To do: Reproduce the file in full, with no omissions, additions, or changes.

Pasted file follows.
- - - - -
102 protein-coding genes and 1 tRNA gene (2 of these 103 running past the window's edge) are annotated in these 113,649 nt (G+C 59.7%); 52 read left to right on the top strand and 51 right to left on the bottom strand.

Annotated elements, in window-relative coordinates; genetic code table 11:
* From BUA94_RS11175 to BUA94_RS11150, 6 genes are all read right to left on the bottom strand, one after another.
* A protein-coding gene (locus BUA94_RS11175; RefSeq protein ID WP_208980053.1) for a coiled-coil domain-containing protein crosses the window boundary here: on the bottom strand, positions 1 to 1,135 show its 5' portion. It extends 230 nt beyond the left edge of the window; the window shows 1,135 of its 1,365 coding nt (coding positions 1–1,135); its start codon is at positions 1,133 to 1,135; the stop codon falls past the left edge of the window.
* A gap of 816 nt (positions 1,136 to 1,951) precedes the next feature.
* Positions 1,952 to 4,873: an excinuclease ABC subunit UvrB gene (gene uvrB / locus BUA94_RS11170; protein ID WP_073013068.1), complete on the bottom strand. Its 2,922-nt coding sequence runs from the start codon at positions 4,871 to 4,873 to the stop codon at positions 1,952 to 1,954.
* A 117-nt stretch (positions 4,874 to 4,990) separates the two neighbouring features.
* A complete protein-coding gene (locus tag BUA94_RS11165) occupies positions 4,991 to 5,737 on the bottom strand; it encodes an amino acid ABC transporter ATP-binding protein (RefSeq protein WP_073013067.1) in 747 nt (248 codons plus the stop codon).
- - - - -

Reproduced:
102 protein-coding genes and 1 tRNA gene (2 of these 103 running past the window's edge) are annotated in these 113,649 nt (G+C 59.7%); 52 read left to right on the top strand and 51 right to left on the bottom strand.

Annotated elements, in window-relative coordinates; genetic code table 11:
* From BUA94_RS11175 to BUA94_RS11150, 6 genes are all read right to left on the bottom strand, one after another.
* A protein-coding gene (locus BUA94_RS11175; RefSeq protein ID WP_208980053.1) for a coiled-coil domain-containing protein crosses the window boundary here: on the bottom strand, positions 1 to 1,135 show its 5' portion. It extends 230 nt beyond the left edge of the window; the window shows 1,135 of its 1,365 coding nt (coding positions 1–1,135); its start codon is at positions 1,133 to 1,135; the stop codon falls past the left edge of the window.
* A gap of 816 nt (positions 1,136 to 1,951) precedes the next feature.
* Positions 1,952 to 4,873: an excinuclease ABC subunit UvrB gene (gene uvrB / locus BUA94_RS11170; protein ID WP_073013068.1), complete on the bottom strand. Its 2,922-nt coding sequence runs from the start codon at positions 4,871 to 4,873 to the stop codon at positions 1,952 to 1,954.
* A 117-nt stretch (positions 4,874 to 4,990) separates the two neighbouring features.
* A complete protein-coding gene (locus tag BUA94_RS11165) occupies positions 4,991 to 5,737 on the bottom strand; it encodes an amino acid ABC transporter ATP-binding protein (RefSeq protein WP_073013067.1) in 747 nt (248 codons plus the stop codon).